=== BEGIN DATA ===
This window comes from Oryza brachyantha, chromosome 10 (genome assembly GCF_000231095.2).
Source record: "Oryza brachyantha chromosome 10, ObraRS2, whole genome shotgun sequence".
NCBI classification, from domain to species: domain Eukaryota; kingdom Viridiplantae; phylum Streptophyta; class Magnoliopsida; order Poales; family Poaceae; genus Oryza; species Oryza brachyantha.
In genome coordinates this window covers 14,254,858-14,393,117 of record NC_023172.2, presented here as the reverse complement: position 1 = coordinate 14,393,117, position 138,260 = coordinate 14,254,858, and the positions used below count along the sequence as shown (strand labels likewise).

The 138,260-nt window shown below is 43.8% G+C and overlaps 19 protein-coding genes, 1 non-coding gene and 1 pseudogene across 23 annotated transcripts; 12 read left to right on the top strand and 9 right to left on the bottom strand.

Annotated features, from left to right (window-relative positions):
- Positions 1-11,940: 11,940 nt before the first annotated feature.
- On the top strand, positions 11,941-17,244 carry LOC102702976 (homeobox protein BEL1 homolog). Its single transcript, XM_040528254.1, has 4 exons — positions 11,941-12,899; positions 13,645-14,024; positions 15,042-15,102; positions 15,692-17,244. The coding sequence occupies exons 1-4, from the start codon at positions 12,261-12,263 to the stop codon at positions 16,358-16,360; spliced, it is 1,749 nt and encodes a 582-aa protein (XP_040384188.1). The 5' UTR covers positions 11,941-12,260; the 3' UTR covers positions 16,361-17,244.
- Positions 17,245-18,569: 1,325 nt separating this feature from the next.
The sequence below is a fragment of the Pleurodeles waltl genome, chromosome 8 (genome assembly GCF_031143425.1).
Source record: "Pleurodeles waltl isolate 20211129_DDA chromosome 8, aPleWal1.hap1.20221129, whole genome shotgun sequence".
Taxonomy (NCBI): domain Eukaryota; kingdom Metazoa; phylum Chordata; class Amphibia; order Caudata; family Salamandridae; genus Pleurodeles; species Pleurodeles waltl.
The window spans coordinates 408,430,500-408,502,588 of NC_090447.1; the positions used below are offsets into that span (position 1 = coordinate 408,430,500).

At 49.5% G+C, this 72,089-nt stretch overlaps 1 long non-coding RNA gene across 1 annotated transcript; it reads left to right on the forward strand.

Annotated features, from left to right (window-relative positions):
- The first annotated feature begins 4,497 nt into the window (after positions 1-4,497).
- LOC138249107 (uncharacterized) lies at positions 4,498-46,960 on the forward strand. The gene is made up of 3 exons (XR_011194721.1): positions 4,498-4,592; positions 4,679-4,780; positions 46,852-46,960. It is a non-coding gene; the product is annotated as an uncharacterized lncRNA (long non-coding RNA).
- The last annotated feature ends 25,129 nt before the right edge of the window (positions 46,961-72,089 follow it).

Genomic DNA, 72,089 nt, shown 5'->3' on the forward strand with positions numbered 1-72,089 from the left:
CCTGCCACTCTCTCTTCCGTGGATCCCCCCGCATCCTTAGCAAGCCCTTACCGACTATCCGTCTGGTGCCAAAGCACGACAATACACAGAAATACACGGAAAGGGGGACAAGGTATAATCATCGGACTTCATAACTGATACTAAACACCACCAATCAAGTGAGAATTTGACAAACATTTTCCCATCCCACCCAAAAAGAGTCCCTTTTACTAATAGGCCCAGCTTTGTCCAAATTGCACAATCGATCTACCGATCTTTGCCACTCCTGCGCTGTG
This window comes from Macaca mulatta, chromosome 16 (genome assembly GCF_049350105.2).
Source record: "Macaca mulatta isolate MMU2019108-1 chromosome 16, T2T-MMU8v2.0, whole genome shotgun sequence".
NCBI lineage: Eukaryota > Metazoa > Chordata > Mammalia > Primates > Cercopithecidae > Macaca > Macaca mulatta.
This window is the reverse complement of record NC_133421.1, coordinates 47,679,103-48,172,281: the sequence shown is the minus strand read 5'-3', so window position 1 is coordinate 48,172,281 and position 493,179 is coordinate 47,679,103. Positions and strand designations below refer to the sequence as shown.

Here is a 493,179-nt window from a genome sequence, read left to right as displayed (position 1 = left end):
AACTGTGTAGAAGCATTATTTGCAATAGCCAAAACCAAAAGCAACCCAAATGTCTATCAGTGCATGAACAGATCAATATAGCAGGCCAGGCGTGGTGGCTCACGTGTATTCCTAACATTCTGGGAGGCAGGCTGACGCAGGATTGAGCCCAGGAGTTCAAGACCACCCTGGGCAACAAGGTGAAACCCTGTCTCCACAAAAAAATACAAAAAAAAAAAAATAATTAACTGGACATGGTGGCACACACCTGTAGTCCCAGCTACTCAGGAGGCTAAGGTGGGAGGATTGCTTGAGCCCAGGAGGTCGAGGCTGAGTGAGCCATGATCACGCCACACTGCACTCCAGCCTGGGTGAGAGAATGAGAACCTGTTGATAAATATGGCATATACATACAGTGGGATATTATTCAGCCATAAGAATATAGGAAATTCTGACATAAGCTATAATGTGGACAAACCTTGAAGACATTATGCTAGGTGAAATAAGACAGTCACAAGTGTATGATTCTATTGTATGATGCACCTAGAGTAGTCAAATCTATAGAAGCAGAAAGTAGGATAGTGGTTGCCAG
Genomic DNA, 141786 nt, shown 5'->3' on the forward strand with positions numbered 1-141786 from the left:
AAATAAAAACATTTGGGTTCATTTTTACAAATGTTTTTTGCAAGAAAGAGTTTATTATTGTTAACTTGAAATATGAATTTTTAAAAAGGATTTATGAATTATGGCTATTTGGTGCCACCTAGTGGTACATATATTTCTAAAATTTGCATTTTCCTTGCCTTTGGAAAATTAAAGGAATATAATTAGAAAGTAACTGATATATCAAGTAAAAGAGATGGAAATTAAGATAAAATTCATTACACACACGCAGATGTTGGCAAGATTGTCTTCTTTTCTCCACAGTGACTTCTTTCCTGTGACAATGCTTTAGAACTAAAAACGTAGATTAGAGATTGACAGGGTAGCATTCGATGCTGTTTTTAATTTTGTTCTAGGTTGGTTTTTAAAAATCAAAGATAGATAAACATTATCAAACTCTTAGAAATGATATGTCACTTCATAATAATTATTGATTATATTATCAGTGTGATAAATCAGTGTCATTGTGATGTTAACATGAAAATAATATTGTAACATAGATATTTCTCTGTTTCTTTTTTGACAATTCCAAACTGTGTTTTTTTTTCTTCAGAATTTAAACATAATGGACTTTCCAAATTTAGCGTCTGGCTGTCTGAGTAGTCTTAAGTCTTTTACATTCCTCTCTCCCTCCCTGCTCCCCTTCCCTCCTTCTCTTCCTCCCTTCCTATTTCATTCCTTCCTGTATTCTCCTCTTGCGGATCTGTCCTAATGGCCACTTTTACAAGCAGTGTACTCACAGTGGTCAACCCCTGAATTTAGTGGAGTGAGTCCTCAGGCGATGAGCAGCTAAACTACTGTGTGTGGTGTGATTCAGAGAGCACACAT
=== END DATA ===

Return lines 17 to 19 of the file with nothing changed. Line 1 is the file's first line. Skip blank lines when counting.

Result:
- LOC138249107 (uncharacterized) lies at positions 4,498-46,960 on the forward strand. The gene is made up of 3 exons (XR_011194721.1): positions 4,498-4,592; positions 4,679-4,780; positions 46,852-46,960. It is a non-coding gene; the product is annotated as an uncharacterized lncRNA (long non-coding RNA).
- The last annotated feature ends 25,129 nt before the right edge of the window (positions 46,961-72,089 follow it).

Genomic DNA, 72,089 nt, shown 5'->3' on the forward strand with positions numbered 1-72,089 from the left: